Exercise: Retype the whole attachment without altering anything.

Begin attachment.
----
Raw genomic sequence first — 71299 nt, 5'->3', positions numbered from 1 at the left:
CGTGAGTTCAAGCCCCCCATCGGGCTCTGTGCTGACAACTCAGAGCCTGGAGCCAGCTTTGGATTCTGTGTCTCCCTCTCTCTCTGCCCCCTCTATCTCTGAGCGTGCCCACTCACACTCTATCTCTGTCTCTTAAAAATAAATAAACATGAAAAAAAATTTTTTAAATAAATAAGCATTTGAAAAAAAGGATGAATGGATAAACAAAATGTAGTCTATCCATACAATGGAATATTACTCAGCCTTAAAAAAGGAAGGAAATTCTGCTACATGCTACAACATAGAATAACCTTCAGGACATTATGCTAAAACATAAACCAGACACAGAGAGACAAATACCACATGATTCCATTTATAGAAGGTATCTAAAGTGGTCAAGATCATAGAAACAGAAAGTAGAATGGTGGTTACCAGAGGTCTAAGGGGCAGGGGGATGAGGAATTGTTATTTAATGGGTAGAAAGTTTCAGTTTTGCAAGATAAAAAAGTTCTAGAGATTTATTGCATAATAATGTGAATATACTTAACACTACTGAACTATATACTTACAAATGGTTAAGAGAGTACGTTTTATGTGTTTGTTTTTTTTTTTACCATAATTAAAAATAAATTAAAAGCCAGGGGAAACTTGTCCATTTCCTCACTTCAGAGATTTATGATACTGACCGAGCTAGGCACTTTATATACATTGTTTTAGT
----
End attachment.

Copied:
Raw genomic sequence first — 71299 nt, 5'->3', positions numbered from 1 at the left:
CGTGAGTTCAAGCCCCCCATCGGGCTCTGTGCTGACAACTCAGAGCCTGGAGCCAGCTTTGGATTCTGTGTCTCCCTCTCTCTCTGCCCCCTCTATCTCTGAGCGTGCCCACTCACACTCTATCTCTGTCTCTTAAAAATAAATAAACATGAAAAAAAATTTTTTAAATAAATAAGCATTTGAAAAAAAGGATGAATGGATAAACAAAATGTAGTCTATCCATACAATGGAATATTACTCAGCCTTAAAAAAGGAAGGAAATTCTGCTACATGCTACAACATAGAATAACCTTCAGGACATTATGCTAAAACATAAACCAGACACAGAGAGACAAATACCACATGATTCCATTTATAGAAGGTATCTAAAGTGGTCAAGATCATAGAAACAGAAAGTAGAATGGTGGTTACCAGAGGTCTAAGGGGCAGGGGGATGAGGAATTGTTATTTAATGGGTAGAAAGTTTCAGTTTTGCAAGATAAAAAAGTTCTAGAGATTTATTGCATAATAATGTGAATATACTTAACACTACTGAACTATATACTTACAAATGGTTAAGAGAGTACGTTTTATGTGTTTGTTTTTTTTTTTACCATAATTAAAAATAAATTAAAAGCCAGGGGAAACTTGTCCATTTCCTCACTTCAGAGATTTATGATACTGACCGAGCTAGGCACTTTATATACATTGTTTTAGT